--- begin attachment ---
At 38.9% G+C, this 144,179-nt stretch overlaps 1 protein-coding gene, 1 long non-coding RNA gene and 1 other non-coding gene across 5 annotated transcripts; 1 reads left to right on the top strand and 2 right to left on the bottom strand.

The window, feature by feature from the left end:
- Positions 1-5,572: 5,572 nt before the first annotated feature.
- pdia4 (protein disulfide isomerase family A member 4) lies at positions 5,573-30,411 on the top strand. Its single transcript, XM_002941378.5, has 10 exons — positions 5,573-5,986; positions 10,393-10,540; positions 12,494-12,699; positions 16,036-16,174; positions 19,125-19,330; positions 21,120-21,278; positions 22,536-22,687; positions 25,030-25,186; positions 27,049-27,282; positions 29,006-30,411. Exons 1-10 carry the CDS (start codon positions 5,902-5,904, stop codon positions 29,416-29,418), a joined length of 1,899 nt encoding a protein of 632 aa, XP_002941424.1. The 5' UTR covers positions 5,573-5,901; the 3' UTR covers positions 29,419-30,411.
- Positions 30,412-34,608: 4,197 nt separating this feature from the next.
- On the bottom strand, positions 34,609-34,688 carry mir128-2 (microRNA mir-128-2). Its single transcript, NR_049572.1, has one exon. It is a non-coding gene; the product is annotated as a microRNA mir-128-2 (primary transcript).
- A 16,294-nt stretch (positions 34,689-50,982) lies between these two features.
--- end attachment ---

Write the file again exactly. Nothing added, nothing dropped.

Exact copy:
At 38.9% G+C, this 144,179-nt stretch overlaps 1 protein-coding gene, 1 long non-coding RNA gene and 1 other non-coding gene across 5 annotated transcripts; 1 reads left to right on the top strand and 2 right to left on the bottom strand.

The window, feature by feature from the left end:
- Positions 1-5,572: 5,572 nt before the first annotated feature.
- pdia4 (protein disulfide isomerase family A member 4) lies at positions 5,573-30,411 on the top strand. Its single transcript, XM_002941378.5, has 10 exons — positions 5,573-5,986; positions 10,393-10,540; positions 12,494-12,699; positions 16,036-16,174; positions 19,125-19,330; positions 21,120-21,278; positions 22,536-22,687; positions 25,030-25,186; positions 27,049-27,282; positions 29,006-30,411. Exons 1-10 carry the CDS (start codon positions 5,902-5,904, stop codon positions 29,416-29,418), a joined length of 1,899 nt encoding a protein of 632 aa, XP_002941424.1. The 5' UTR covers positions 5,573-5,901; the 3' UTR covers positions 29,419-30,411.
- Positions 30,412-34,608: 4,197 nt separating this feature from the next.
- On the bottom strand, positions 34,609-34,688 carry mir128-2 (microRNA mir-128-2). Its single transcript, NR_049572.1, has one exon. It is a non-coding gene; the product is annotated as a microRNA mir-128-2 (primary transcript).
- A 16,294-nt stretch (positions 34,689-50,982) lies between these two features.